The City is currently using this guide to design a three-year, $29.7 million program at the Department of Corrections that aims to reduce the recidivism rate. Recommendations from the guide also informed the creation of the Civic Service Design Tools + Tactics, an initiative of the Mayor’s Office for Economic Opportunity that launched this month to provide an introduction to service design for City Agencies and public servants.
In response to feedback from nonprofit partners, the Mayor’s Office for Contract Services (MOCS) held educational sessions to provide more information about the City’s procurement process, making the City contracting more accessible and transparent.
Taken together, the Nonprofit Resiliency Committee’s policies and practices implemented in the first year will alleviate administrative burdens for nonprofits; foster greater communication between the City and community based organizations and expand the capacity for each organization to execute its mission; and increase consistency, efficiency, accessibility and transparency in working with the City.
“We set out on a mission and our first year’s efforts have proved to bring significant improvements to the way we best serve New Yorkers with our partners in human services,” said Mayor Bill de Blasio. “New Yorkers count on us to work together and deliver on some of our biggest initiatives. The Committee’s second year promises to build upon these achievements.”
“Our government and nonprofit providers are critical partners in our work to support New Yorkers,” said Deputy Mayor for Health and Human Services Dr. Herminia Palacio. “I am very proud that in the past year we have together been able to weave a strong, vibrant fabric to support individuals, families, and communities.”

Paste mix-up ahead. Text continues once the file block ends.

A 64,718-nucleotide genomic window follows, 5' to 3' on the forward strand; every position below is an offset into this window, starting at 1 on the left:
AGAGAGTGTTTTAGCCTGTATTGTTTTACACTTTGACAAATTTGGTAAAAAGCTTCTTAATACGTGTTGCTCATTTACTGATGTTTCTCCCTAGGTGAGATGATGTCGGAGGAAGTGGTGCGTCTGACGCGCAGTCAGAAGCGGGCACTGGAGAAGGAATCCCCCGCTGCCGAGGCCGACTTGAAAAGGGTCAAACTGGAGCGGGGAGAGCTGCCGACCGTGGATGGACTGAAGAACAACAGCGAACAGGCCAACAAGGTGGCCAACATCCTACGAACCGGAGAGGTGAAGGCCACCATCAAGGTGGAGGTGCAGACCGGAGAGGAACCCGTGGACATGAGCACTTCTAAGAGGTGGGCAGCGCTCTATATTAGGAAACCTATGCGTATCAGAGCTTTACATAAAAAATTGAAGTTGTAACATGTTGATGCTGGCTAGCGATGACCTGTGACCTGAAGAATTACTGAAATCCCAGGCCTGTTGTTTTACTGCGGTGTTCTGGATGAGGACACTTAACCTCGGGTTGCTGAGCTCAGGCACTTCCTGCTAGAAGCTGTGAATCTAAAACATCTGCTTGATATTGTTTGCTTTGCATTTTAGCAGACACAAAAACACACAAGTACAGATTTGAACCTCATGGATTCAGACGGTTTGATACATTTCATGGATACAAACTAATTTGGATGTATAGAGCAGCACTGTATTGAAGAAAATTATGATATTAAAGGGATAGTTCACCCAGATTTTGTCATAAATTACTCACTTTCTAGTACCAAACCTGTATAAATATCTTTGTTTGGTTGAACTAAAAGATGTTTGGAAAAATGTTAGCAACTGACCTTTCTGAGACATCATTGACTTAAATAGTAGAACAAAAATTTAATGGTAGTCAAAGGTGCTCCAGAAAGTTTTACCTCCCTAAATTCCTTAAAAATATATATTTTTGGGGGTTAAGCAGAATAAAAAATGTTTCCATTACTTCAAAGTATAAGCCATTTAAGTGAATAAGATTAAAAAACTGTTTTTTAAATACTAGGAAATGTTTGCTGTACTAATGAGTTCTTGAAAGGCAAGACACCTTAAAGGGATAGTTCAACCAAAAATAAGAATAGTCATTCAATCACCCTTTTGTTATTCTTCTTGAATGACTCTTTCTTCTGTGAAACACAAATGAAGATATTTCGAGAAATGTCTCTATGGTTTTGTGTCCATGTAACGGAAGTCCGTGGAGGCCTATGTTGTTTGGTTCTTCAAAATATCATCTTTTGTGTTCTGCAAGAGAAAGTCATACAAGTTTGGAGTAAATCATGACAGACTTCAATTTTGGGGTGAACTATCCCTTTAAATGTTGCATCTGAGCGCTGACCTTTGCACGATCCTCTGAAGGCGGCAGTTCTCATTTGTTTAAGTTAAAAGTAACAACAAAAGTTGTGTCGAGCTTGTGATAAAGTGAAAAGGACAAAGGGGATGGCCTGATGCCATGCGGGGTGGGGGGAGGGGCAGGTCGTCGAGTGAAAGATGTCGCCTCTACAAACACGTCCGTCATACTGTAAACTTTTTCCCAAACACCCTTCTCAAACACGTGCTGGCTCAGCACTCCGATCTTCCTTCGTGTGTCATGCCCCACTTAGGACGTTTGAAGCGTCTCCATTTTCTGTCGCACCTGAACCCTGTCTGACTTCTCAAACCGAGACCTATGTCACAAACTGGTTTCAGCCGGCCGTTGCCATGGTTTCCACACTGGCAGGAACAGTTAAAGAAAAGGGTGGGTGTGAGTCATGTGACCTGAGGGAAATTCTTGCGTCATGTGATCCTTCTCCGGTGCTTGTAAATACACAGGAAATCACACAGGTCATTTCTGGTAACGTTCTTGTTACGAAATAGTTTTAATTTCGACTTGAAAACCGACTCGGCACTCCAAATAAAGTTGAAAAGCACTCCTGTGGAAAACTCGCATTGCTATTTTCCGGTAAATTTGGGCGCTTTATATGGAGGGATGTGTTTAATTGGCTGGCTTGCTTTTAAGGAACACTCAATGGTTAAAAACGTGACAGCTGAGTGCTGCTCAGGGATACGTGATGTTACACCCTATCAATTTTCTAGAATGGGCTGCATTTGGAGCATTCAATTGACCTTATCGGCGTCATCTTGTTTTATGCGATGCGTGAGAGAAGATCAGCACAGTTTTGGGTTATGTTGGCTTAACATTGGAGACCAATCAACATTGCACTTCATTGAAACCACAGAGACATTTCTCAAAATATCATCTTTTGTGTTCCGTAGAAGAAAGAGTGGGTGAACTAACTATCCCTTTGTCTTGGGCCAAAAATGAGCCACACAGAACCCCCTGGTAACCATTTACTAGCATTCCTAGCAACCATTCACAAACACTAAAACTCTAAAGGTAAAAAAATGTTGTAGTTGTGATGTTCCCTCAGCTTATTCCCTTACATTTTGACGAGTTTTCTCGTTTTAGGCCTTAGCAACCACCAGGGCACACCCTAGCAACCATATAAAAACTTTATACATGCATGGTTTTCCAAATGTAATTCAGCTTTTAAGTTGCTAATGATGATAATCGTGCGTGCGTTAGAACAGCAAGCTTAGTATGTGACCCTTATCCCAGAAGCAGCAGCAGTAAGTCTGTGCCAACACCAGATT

“In order to fulfill our mission of creating a more just and sustainable city, the social service sector and City government must work together. Much of the important work we do happens in partnership with our nonprofit partners. This past year, through joint problem-solving, increased collaboration, and by addressing some of the most immediate needs of New York City's non-profit sector, we’ve made important strides to making an already strong sector even stronger. In doing so, we will be able to positively impact the lives of more people in this City and achieve our shared goals,” said Richard Buery, Deputy Mayor for Strategic Policy Initiatives and Co-chair of the Nonprofit Resiliency Committee.
"Our nonprofit partners are essential to delivering critical and effective services throughout our New York City communities," said Michael Owh, Director of the Mayor's Office of Contract Services. “The City is committed to supporting their organizations and programs MOCS appreciates the countless hours nonprofit leaders devoted to collaborating with us in an effort to streamline administrative processes and enhance accessibility to City contracting. Our partnership achieved rapid results that we look forward to expanding in our second year.”
"The city's community-based organizations do critical work to increase equity by ensuring all New Yorkers have access to vital services," said Matt Klein, Executive Director of the Mayor's Office for Economic Opportunity. "The Committee has opened new critical pathways for government and nonprofit providers to work more closely together and we are proud to help strengthen this cross-sector collaboration."